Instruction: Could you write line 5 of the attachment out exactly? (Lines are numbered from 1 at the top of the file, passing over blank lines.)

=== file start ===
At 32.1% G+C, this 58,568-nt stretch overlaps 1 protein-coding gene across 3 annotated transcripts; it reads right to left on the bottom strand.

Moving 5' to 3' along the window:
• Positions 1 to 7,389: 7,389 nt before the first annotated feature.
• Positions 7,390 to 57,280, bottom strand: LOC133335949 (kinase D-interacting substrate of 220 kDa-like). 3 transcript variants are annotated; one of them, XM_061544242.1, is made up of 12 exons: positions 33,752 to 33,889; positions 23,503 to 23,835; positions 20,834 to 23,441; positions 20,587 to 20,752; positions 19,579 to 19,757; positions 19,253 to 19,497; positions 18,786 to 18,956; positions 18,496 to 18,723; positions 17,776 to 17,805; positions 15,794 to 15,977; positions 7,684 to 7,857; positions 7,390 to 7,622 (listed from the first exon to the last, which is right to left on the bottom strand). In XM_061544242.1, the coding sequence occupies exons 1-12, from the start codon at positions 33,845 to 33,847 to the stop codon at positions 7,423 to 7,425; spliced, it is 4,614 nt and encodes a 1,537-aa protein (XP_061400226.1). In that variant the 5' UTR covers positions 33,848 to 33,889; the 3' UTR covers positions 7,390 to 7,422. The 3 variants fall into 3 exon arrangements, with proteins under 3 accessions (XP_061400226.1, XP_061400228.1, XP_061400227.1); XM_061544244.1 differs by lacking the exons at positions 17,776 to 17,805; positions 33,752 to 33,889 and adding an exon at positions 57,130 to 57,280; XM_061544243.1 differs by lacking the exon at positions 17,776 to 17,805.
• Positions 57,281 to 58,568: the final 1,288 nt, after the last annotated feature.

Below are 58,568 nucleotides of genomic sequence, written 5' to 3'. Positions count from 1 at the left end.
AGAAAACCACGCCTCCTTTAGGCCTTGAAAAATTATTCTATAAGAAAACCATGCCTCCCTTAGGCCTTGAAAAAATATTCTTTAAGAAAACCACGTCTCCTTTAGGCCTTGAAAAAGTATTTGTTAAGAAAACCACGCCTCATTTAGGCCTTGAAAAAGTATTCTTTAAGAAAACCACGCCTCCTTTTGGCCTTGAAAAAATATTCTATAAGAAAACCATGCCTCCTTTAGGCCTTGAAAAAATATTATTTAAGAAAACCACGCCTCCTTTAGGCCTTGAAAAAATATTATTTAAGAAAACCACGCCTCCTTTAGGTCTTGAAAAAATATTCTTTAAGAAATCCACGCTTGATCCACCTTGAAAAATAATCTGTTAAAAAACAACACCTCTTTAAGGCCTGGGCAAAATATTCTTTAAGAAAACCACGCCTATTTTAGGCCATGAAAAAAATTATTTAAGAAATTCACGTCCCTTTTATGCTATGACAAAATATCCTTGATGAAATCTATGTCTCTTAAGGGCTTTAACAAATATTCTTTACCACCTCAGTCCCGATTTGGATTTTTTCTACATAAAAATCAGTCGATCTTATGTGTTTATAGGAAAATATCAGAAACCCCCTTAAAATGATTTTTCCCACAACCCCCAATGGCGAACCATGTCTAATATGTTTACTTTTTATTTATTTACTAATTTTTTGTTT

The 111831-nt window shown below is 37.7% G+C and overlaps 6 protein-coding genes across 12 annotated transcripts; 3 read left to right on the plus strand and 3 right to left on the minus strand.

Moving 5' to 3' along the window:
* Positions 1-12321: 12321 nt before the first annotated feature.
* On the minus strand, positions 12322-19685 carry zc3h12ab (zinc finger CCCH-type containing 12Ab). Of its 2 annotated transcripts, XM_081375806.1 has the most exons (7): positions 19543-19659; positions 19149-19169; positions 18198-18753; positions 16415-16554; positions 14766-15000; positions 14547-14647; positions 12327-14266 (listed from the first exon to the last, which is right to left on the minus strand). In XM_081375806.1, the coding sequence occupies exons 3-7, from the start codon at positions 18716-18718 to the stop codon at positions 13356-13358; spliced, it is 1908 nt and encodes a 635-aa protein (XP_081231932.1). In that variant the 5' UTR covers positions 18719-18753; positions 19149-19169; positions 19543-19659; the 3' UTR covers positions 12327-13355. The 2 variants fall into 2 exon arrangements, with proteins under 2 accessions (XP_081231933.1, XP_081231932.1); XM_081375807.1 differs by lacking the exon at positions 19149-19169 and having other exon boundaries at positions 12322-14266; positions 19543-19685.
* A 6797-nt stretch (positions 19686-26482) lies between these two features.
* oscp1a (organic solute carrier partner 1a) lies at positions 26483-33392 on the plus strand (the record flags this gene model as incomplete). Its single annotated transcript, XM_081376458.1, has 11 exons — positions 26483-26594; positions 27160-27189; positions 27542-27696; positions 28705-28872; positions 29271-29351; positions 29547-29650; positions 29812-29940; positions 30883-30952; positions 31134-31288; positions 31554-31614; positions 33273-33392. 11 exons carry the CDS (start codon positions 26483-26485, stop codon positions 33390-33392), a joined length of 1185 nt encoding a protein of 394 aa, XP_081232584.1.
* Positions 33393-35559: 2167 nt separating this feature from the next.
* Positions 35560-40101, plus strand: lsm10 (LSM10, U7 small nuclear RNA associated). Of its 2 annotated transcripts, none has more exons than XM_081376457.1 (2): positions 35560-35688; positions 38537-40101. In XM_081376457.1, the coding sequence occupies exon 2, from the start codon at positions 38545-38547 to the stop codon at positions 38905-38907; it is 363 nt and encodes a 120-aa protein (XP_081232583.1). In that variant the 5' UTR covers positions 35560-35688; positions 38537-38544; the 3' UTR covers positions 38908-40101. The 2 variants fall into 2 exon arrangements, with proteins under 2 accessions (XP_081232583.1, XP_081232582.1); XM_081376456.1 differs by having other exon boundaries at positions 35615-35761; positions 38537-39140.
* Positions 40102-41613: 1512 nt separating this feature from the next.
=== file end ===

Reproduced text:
• Positions 57,281 to 58,568: the final 1,288 nt, after the last annotated feature.